No matter what, you always bounced back to being inseparable.

Phases of not talking or seeing each other because of business and stress would come and go. Even though you physically grew apart, you did not grow apart as friends. When one of you was in a funk, as soon as it was over, you bounced right back. You and your freshman roommate were inseparable.

The "remember that one time, freshman year..." stories never end.

Looking back on freshman year together is one of my favorite times. There are so many stories you have made, which at the time seemed so small, that bring the biggest laughs today. You will always have those stories to share together.

SEE ALSO: 15 Things You Say To Your Roommates Before Going Out

The unspoken rule that no matter how far apart you grow, you are always there for each other.

It is sad to look back and realize everything that has changed since your freshman year days. You started college with a clean slate, and all you really had was each other. Even though you went separate ways, there is an unspoken rule that you are still always there for each other.

Your old dorm room is now filled with two freshmen trying to make it through their first year. They will never know all the memories that you made in that room, and how it used to be your home. You can only hope that they will have the relationship you had together to reflect on in the years to come.


Cover Image Credit: Katie Ward

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Is Technology Helping Or Hurting Introverts? There's Some Debate With 3 Pros And 3 Cons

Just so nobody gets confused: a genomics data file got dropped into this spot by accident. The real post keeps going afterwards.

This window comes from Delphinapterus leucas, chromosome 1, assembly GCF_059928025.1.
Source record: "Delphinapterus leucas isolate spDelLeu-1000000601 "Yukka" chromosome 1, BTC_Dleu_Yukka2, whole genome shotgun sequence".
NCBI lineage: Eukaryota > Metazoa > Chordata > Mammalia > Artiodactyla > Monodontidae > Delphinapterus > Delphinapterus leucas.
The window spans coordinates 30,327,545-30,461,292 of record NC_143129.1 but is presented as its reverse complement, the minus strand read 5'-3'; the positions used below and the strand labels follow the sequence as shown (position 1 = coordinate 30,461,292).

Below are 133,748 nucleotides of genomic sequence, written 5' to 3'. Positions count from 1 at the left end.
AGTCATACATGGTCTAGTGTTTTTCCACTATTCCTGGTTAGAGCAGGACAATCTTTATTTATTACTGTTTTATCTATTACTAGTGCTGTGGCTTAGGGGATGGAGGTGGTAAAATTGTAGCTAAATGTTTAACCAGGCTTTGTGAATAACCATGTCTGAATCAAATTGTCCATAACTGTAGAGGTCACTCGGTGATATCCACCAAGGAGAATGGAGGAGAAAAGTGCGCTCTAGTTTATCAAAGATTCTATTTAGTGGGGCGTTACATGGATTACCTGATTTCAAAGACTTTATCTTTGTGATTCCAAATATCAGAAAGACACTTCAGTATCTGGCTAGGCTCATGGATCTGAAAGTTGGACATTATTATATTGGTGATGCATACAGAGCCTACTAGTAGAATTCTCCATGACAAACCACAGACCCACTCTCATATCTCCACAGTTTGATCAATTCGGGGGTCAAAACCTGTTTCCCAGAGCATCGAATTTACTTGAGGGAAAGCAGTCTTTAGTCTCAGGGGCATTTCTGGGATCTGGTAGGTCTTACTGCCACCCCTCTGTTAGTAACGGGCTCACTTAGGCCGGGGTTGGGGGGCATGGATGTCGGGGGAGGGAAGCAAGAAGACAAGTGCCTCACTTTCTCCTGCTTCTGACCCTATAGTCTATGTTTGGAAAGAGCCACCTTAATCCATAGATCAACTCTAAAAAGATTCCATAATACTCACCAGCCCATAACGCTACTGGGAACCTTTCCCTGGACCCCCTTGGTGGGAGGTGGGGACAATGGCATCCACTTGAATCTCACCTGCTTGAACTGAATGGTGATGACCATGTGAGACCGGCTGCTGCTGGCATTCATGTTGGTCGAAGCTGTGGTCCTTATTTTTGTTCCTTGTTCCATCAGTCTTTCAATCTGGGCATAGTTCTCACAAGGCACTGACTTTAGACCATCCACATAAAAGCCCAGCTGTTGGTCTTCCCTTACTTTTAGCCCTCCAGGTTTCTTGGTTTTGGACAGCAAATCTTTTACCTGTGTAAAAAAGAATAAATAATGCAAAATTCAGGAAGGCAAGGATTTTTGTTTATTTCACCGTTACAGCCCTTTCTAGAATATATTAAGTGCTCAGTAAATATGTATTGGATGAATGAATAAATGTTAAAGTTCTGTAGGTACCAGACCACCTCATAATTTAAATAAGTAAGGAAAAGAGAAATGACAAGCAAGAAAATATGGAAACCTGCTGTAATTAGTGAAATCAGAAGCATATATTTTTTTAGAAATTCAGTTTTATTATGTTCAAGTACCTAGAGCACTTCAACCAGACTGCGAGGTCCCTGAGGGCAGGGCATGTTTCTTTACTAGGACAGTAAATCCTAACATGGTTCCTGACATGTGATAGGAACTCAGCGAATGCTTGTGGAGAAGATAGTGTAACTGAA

While telecommuting delights most introverts, the temptation to do more work and impress supervisors can lead some to feel permanently on the time clock.

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If you're an introvert like me, you probably revel in the ability to work and communicate in our modern world without needing to leave the house or even put on pants.

However, some experts feel that our technological ability to reach others without speaking a word makes IRL interactions even more stressful for the bookworm set.

Technology does provide many useful advantages. It allows those in the workforce to skip the morning commute, reducing carbon emissions, it opens up new educational opportunities and it even promotes discourse between relative strangers on opposite sides of the world.

But can too much of a good thing lead to further isolation and disconnect at work?

Pro 1: Technology lets introverts be heard

Have you ever had a brilliant solution cross your mind while in a meeting but hesitated to share your insight? You're not alone.

Many introverts hesitate to speak up in group settings either out of fear of embarrassment or from struggling to get a word in edgewise around more gregarious peers. Technology permits introverts to share their stroke of genius via email or message as opposed to sharing it verbally

Pro 2: Technology opens creative career doors

In earlier times, success in the creative world meant writing, painting or acting — three fields notoriously difficult to earn a living in unless talent, determination, and serendipity collided perfectly.